‘Dumb Money’ recounts moment GameStop stock craze took down Wall Street fat cats

Finally, the Australian filmmaker aimed to seize “an actual second in time that’s nonetheless occurring.”

As he was watching the GameStop inventory frenzy unfold in 2021, director Craig Gillespie didn’t instantly suppose it had the makings of a characteristic movie.

However the story of Keith Gill, the protagonist in Dumb Cash, was a David and Goliath fable tailored for the massive display screen. Gill (performed within the movie by Paul Dano) bucked Wall Road by enthusiastically endorsing the online game retailer’s inventory, a lot to the chagrin of the hedge fund titans that had shorted the bricks-and-mortar firm.

Buying and selling out of his Massachusetts basement and constructing a cult following on Reddit message boards, Gill, often known as Roaring Kitty, grew to become a family title on-line as he gleefully grew to become the face of small fry buyers who took on the tremendous wealthy One Percenters.

Gillespie, 56, adopted the saga by watching his then-24-year-old son, who had been concerned with the subreddit Wall Road Bets, eagerly devour Gill’s newest tidbits on the inventory.

As Wall Road corporations wager GameStop’s inventory worth was headed for a fall, Gill, clad in cat-themed T-shirts and swilling from bottles of beer, satisfied novice buyers to get behind the corporate and increase its valuation.

“It’s loopy that I wasn’t considering of this as a film, but it surely was an intense expertise,” Gillespie mentioned in an interview on the Toronto Worldwide Movie Pageant earlier this month, the place Dumb Cash, which recounts the riveting saga, had its world premiere. “The emotion and drama that was occurring in watching my son test the inventory each three minutes was only a wild journey … It was form of just like the dinner scene within the film the place Keith’s household is studying how a lot cash he’s received invested and so they’re asking him when he’s going to get out,” Gillespie mentioned, chuckling. “Lastly, I received in, however I jumped in on the improper time and misplaced. I realized the exhausting method.”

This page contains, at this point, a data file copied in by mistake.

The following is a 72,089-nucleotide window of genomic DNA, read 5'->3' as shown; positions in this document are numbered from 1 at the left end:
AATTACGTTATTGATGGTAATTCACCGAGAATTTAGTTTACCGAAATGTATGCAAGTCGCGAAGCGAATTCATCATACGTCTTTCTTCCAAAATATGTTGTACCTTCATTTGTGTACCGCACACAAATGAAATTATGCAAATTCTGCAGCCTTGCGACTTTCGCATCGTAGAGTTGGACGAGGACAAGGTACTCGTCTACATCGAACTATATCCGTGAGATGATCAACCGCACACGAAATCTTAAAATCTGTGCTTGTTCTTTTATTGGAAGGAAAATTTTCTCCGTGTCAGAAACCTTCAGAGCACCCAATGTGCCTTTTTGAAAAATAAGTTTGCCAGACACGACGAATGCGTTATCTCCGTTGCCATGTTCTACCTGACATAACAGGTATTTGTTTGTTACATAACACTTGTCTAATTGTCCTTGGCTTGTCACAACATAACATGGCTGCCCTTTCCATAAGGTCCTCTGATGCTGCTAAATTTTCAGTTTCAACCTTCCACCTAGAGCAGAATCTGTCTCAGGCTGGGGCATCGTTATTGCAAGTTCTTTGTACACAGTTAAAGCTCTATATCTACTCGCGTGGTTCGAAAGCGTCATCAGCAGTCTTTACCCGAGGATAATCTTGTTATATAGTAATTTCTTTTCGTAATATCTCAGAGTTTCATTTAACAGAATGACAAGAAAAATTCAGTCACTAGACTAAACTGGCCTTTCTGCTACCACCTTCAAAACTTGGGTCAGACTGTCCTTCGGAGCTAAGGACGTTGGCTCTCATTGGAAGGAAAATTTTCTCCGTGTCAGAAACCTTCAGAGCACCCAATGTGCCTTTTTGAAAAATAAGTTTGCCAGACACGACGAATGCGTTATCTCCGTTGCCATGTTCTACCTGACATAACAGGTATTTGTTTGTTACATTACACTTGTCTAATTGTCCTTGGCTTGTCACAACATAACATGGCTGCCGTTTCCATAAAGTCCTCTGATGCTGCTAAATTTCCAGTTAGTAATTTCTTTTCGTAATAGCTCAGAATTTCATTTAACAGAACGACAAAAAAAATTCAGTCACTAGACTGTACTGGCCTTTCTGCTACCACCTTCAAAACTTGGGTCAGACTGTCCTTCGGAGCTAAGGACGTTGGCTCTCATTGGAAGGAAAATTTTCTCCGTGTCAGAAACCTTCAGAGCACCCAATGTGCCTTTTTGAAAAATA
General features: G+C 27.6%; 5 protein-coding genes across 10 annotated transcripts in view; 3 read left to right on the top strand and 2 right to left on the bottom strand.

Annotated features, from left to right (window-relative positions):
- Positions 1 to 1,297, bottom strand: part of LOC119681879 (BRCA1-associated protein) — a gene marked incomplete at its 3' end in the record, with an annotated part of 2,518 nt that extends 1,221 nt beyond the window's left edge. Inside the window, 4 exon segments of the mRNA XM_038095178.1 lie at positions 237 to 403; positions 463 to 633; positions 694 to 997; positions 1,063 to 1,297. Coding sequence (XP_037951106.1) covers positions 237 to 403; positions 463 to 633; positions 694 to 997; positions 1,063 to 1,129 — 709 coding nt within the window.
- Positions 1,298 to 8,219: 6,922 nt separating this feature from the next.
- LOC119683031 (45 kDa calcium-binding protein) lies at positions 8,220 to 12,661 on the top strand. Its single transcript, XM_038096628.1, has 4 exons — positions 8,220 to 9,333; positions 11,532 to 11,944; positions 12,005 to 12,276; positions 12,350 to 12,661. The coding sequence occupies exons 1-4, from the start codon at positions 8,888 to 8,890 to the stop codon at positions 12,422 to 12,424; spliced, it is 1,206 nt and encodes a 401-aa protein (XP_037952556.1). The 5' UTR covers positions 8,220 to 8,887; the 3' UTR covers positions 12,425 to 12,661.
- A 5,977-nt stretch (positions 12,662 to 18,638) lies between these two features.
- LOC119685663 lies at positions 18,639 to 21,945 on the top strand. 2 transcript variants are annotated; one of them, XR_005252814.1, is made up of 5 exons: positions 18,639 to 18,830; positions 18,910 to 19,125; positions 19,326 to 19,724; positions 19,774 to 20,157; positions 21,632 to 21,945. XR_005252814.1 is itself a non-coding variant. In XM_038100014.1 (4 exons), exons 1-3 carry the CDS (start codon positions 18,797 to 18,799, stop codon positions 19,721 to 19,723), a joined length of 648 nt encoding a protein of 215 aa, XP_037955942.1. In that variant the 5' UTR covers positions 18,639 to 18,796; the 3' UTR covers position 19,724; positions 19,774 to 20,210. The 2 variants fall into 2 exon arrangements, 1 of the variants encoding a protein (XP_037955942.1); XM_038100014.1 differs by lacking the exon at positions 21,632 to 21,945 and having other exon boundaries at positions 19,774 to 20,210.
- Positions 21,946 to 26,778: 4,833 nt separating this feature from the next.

However when he received a maintain of the truth-is-stranger-than-fiction screenplay from Lauren Schuker Blum and Rebecca Angelo, Gillespie, who directed the Tonya Harding black comedy I, Tonya, shortly mentioned sure.

In Dumb Cash, Gill leads a group of odd buyers — together with a single mom and nurse (America Ferrera), two faculty youngsters mired in student-loan money owed (Talia Ryder and Myha’la Herrold) and a lowly GameStop worker (Anthony Ramos) — as they stick it to real-life Wall Road elites: Gabe Plotkin of Melvin Capital Administration (Seth Rogen); New York Mets proprietor Steve Cohen (Vincent D’Onofrio); and Ken Griffin of Citadel LLC (Nick Offerman).

Nick Offerman and Seth Rogen
Nick Offerman and Seth Rogen in “Dumb Cash.”Picture by Lacey Terrell /Elevation Photos

Gill’s household — made up of his spouse (Shailene Woodley); his slacker brother (Pete Davidson); his mom and father (Kate Burton and Clancy Brown) — look on incredulously as he pushes his life financial savings into GameStop, telling on-line followers: “I just like the inventory.”

Each writers on the movie labored on the Wall Road Journal as investigative reporters, so the filmmaking group goes to nice lengths to focus on the veracity of the story. Songs of that second (Cardi B’s WAP and Megan Thee Stallion’s Savage) act because the movie’s de facto theme songs, whereas actual clips, together with one in all Anthony Scaramucci referring to the GameStop drama as “the French Revolution of finance,” are threaded all through. The one moments which can be performed for dramatic impact are when Gillespie needed to think about what the monetary toll may need been like on the characters’ private lives.

“When Keith Gill loses $30 million in 48 hours or when he’s going to be subpoenaed by U.S. congress, Paul and I might attempt to work out, ‘What’s he speaking about along with his spouse within the kitchen?’ We’d take these actual moments that occurred and form of attempt to dramatize them,” Gillespie mentioned.

Finally, the Australian filmmaker aimed to seize “an actual second in time that’s nonetheless occurring.”

“There was an actual feeling of disparity within the wealth you’d see flaunted on-line and social media,” Gillespie mentioned. The GameStop saga, he provides, “grew to become a mouthpiece to point out that discontent and to carry Wall Road accountable and hit them the place it hurts — with their wallets.”

Craig Gillespie
Filmmaker Craig GillespiePicture by Philip Cheung /The Washington Publish

The actual-life Gill stopped posting his inventory ideas on-line in April 2021, so it’s unknown how a lot he walked away with. The worth of GameStop inventory rocketed from underneath $20 a share to greater than $500 over the course of some months.

Nonetheless, the story depicted in Dumb Cash is a uncommon occasion when Wall Road’s energy gamers didn’t get the final giggle. It was a second, Gillespie mentioned, that ignited a debate that continues to this present day a couple of “system that feels rigged towards the little man.”

“I wished to seize that on the display screen, however actually I need to proceed this dialog. When all of this was occurring, I used to be struck by the outrage and the frustration at a system that feels inherently rigged and marginalizes the little man. To have the ability to activate that dialog once more … to point out that you would be able to make a distinction. If you come collectively as a group, you may be heard.”

Dumb Cash is now enjoying in choose theatres